So, if I understand this correctly, the new mobile commerce app will involve ... your TV? I'm confused. Because the actual competition here is QVC? Wait, maybe he's subtly suggesting that QVC will be the next big name in mobile commerce? Also, the idea that a digital assistant like Siri might start selling me crap unsolicited sounds more like the basis for a humorous horror short than a serious mobile commerce contender.

I sometimes feel compelled to point out to people that if you are going to sell something, you do actually sort of have to deliver it, even if it is just bits off a server. Etsy is just people putting up pictures and descriptions and sharing payment systems -- and then doing fulfillment out of their bricks and mortar storefront, aka, their living room, a spare closet, the extra bedroom, whatever. It's not clear to me that Pinterest or Instagram have any payment system set up for anything. Flickr has a payments system and sells some stuff. Other than people selling train t-shirts and goddess necklaces and magic wands (hey, I've bought some of this stuff -- it's cool!) and doing a lot of hand processing over at Etsy, I'm not convinced that any of Jackson's examples actually move physical product or much in the way of paid-for digital product.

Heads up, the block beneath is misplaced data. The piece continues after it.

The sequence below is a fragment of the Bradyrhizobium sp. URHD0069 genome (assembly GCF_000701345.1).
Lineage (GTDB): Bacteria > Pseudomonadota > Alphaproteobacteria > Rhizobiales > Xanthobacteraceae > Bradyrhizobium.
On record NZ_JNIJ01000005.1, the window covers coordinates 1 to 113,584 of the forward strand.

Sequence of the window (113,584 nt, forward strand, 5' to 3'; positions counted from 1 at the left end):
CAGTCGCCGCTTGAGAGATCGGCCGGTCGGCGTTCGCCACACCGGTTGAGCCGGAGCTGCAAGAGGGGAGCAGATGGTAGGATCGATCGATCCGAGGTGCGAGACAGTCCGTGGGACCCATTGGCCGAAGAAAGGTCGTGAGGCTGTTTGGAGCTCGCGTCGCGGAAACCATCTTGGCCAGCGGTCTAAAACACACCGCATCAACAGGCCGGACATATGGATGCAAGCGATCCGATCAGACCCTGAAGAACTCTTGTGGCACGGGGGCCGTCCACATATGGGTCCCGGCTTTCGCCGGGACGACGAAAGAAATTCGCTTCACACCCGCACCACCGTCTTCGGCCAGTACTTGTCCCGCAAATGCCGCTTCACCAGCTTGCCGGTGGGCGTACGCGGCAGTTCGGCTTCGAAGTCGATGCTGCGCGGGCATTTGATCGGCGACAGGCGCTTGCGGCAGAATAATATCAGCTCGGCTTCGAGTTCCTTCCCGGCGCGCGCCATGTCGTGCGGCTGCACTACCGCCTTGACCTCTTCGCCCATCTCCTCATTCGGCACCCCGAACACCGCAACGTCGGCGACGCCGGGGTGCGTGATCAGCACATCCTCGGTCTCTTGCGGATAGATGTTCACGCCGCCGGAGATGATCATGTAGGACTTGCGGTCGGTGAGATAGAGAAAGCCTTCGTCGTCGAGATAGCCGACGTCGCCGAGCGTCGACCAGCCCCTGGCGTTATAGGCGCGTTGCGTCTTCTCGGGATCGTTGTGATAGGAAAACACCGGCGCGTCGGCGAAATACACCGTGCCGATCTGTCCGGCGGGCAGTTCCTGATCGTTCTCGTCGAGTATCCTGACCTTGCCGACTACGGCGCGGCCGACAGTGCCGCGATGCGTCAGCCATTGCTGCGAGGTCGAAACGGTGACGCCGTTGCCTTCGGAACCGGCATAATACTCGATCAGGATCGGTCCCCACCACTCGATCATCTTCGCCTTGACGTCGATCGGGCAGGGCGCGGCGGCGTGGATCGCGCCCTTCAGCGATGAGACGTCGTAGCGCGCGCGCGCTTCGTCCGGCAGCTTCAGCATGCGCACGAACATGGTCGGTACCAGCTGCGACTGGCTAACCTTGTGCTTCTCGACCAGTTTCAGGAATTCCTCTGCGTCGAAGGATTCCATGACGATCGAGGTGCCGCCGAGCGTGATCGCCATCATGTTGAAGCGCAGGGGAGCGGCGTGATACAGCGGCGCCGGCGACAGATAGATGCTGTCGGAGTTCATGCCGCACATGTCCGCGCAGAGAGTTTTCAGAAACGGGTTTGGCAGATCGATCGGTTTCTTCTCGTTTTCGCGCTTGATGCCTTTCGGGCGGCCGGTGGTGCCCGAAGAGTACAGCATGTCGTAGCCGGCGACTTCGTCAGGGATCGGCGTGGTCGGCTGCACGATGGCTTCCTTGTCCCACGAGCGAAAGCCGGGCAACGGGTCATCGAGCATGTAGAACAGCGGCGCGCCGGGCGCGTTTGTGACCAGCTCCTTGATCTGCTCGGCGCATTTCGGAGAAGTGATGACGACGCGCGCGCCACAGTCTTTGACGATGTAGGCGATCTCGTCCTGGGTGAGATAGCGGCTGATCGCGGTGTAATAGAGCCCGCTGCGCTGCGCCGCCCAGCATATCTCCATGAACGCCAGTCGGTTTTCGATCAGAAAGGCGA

But it's hardly worth bothering here. I mean, Pinterest? Mobile commerce? For realz?

For non-mockable coverage of trends in mobile commerce, try this:

ETA: To give you a sense of "state of the art" in mobile commerce, here's a prototype demo (a demo of a prototype, not a demo of a product -- and boy is that an important distinction).

Your call whether that's cute or mockable -- it's definitely not competition for Amazon's mobile app, which let's you actually buy stuff (I have), at least not yet. I kinda liked the kids and the slice of fake pizza and at least the vid is short. I picked it up from, but there are a ton of other blogs out there covering it, too.

Trying To Buy Things at Physical Stores